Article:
Psychosocial distress among women following a natural disaster in a low- to middle-income country: “healthy mothers, healthy communities” study in Vanuatu
Natural disasters have major consequences for mental health in low- and middle-income countries. Symptoms are often more pronounced among women. We analyzed patterns and predictors of distress among pregnant and non-pregnant women 3–4 and 15–16 months after a cyclone in Vanuatu, a low- to middle-income country. Distress levels were high among both pregnant and non-pregnant women, although pregnant women showed lower longer-term symptoms. Low dietary diversity predicted greater distress, which could affect women even in villages with little cyclone damage.
KeywordsPregnancy Pacific PTSD Developing country Low- and middle-income countries (LMICs)
The “Healthy Mothers, Healthy Communities” project grew out of our collaborations with the Health Transition in Vanuatu research team, led by Ralph Garruto and J. Koji Lum (Binghamton University), and the Stress in Pregnancy International Research Alliance, led by Suzanne King (McGill University). We are deeply appreciative to the local malaria team, who continue to allow us to work alongside them in the outer islands, including Harry Iata, James Yaviong, Morris Kalkoa, and Sam Yamar. We are grateful to the women in the Vila Central Market who helped distribute questionnaires; Christiane Damassing for her assistance with recruitment; Alek Buffa, who helped with data collection; and those women in each of the villages who completed the survey themselves, then encouraged and aided their peers to complete the survey as well. Thanks to Harold Neel for his continued local support; without which, this study would not have been possible.
Supported by funds from the Wenner-Gren Foundation for Anthropological Research, the Natural Hazards Center, and the Faculté des sciences of the Université du Québec à Montréal. Kelsey Dancause was supported by a salary award from the Fonds de recherche du Québec - Santé while working on this project.
Compliance with ethical standards
All procedures performed in studies involving human participants were in accordance with the ethical standards of the institutional and/or national research committees and with the 1964 Helsinki declaration and its later amendments or comparable ethical standards.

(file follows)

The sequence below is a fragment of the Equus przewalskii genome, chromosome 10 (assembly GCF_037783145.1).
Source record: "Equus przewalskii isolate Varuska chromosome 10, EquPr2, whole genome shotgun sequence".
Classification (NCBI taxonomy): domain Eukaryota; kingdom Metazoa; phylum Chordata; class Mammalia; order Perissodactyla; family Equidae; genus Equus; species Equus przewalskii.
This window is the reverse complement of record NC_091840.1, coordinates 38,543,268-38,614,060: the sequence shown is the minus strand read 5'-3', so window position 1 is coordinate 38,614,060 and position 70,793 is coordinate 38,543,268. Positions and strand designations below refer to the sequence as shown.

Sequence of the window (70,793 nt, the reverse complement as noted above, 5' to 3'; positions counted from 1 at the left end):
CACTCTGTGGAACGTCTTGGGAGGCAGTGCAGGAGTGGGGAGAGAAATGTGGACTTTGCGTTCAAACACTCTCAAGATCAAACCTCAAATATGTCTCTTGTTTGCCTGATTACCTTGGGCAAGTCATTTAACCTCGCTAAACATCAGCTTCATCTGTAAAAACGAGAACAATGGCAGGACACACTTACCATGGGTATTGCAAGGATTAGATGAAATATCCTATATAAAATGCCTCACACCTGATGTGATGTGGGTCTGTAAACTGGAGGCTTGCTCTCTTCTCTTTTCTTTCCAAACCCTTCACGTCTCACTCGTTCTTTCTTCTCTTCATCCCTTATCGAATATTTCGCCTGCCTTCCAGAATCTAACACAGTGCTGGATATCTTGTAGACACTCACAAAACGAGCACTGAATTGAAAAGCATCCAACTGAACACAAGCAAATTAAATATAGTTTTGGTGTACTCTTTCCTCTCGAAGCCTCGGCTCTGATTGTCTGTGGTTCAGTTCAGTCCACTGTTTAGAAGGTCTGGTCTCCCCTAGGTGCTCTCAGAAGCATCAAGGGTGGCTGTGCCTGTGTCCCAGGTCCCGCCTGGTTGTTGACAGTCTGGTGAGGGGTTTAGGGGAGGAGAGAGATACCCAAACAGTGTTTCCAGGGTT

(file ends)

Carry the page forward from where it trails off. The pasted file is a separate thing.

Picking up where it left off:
Informed consent was obtained from all individual participants included in the study.
Conflict of interest
The authors declare that they have no conflicts of interest.
- Chan CW, Iata H, Yaviong J, Kalkoa M, Yamar S, Taleo G, Isozumi R, Fukui M, Aoyama F, Pomer A, Dancause KN, Kaneko A (2017) Surveillance for malaria outbreak on malaria-eliminating islands in Tafea Province, Vanuatu after Tropical Cyclone Pam in 2015. Epidemiol Infect 145(1):41–45CrossRefGoogle Scholar
- Epping-Jordan JE, van Ommeren M, Ashour HN, Maramis A, Marini A, Mohanraj A, Noori A, Rizwan H, Saeed K, Silove D, Suveendran T, Urbina L, Ventevogel P, Saxena S (2015) Beyond the crisis: building back better mental health care in 10 emergency-affected areas using a longer-term perspective. Int J Ment Heal Syst 9:15CrossRefGoogle Scholar
- Food and Agriculture Organization (FAO) (2010) Guidelines for measuring household and individual dietary diversity. Rome, Food and Agriculture Organization of the United Nations. http://www.fao.org/3/a-i1983e.pdf. Accessed 2 May 2018
- Pomer A, Buffa G, Taleo F, Sizemore JH, Tokon A, Taleo G, Tarivonda L, Chan CW, Kaneko A, Dancause KN (2018) Relationships between psychosocial distress and diet during pregnancy and infant birthweight in a lower-middle income country: “healthy mothers, healthy communities” study in Vanuatu. Ann Hum Biol 45(3):220–228CrossRefGoogle Scholar
- Weiss DS, Marmar CR (1997) The impact of event scale - revised. Guilford, New YorkGoogle Scholar
- Zahlawi T, Roome AB, Chan CW, Campbell JJ, Tosiro B, Malanga M, Tagaro M, Obed J, Iaruel J, Taleo G, Tarivonda L, Olszowy KM, Dancause KN (2019) Psychosocial support during displacement due to a natural disaster: relationships with distress in a lower-middle income country. Int Health. https://doi.org/10.1093/inthealth/ihy099